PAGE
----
To be able to access the Qubitro development dashboard, we need to login into the Qubitro portal; on the Qubitro homepage, click on Go to the portal at the top right-hand corner. If you do not have an account, you will be prompted to create one, and if you are a returning user, just sign in to your account.
After signing in, you will be presented with the Qubitro main interface, where we can see all projects created. The left-hand panel contains all controls regarding our projects, Creating a new project, Monitoring, documentation, usage, billing, etc. What we want to do is to create a new project and new devices inside this project that will link to our actual hardware.
To create a new project, click on New Project, and you will be directed to fill in the project name and description. Give your project a name and a better description that matches your project requirements. After filling in the two, click on “Create Project”.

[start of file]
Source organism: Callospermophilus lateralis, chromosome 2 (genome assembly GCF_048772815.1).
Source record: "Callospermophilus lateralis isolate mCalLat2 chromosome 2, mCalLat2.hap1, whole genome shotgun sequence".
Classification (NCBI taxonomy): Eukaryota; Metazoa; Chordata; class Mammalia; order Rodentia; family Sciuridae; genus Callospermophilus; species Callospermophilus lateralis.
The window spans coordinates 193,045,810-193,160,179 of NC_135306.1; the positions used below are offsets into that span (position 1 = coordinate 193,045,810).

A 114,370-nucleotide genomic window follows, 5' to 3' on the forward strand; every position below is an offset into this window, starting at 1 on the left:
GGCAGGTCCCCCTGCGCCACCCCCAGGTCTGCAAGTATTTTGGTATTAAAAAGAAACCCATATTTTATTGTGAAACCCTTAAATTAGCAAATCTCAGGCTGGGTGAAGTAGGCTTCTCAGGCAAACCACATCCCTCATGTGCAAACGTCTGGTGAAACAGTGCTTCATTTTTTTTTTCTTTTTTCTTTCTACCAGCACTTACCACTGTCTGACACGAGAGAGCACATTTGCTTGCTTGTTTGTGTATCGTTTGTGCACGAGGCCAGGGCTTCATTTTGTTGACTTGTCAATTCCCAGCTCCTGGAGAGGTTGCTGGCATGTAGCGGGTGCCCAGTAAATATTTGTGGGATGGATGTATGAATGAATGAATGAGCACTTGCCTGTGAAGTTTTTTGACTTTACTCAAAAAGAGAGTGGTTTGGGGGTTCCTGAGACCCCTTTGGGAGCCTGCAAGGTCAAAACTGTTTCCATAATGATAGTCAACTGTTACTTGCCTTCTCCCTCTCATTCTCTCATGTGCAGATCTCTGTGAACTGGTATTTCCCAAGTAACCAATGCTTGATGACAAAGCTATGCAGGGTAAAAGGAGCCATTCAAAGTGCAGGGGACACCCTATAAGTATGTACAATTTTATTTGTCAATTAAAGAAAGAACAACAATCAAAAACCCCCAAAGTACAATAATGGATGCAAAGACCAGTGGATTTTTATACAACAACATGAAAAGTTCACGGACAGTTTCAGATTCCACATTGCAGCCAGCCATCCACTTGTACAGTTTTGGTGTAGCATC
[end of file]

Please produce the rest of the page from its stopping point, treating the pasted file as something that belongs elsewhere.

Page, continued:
After successfully creating a project, you must choose a connectivity method between your device and the Qubitro platform. Various options are available to choose from MQTT, HTTP, The Things Stack, Golioth, Actility, etc. However, since we are using ESP8266 in this tutorial, the best option is the MQTT; therefore, select MQTT and click on “Continue”.
Immediately, we will be asked to set up our devices. Devices are different from projects in that each device will be mapped to one actual IoT device; therefore, our projects can contain more than one device depending on the number of actual IoT devices we are considering. First, give your device a name and also set the description, the device brand can be anything depending on your brand name, and the device model can be your IoT device model name. After filling in the details, click on “Continue”.
After clicking continue, we will be presented with the necessary credentials we need to connect our device to Qubitro. We will be copying this into our code later; for now, click on “Continue, I’ll do this later”.
With this, we are done setting up our project and assigning a device to it. Under project settings, we can find settings on project ID, project name, and also the option to delete the project. To access our device data, analytics and rules, click on “Devices”.